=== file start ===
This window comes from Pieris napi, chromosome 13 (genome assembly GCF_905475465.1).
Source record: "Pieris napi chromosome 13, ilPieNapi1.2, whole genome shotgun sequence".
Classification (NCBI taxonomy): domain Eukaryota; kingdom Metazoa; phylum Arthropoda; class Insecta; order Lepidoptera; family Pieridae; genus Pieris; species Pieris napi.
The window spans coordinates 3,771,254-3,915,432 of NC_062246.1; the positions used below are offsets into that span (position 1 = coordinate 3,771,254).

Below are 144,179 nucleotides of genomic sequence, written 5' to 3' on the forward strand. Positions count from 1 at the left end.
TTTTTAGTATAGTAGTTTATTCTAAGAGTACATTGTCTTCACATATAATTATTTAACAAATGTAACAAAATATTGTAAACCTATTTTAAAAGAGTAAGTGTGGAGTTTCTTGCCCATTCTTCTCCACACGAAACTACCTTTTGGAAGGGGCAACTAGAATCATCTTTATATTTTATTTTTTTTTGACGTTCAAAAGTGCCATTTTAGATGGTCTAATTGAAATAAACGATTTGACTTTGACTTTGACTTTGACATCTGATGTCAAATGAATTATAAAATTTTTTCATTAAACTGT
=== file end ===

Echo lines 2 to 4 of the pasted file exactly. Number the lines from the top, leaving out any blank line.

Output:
Source record: "Pieris napi chromosome 13, ilPieNapi1.2, whole genome shotgun sequence".
Classification (NCBI taxonomy): domain Eukaryota; kingdom Metazoa; phylum Arthropoda; class Insecta; order Lepidoptera; family Pieridae; genus Pieris; species Pieris napi.
The window spans coordinates 3,771,254-3,915,432 of NC_062246.1; the positions used below are offsets into that span (position 1 = coordinate 3,771,254).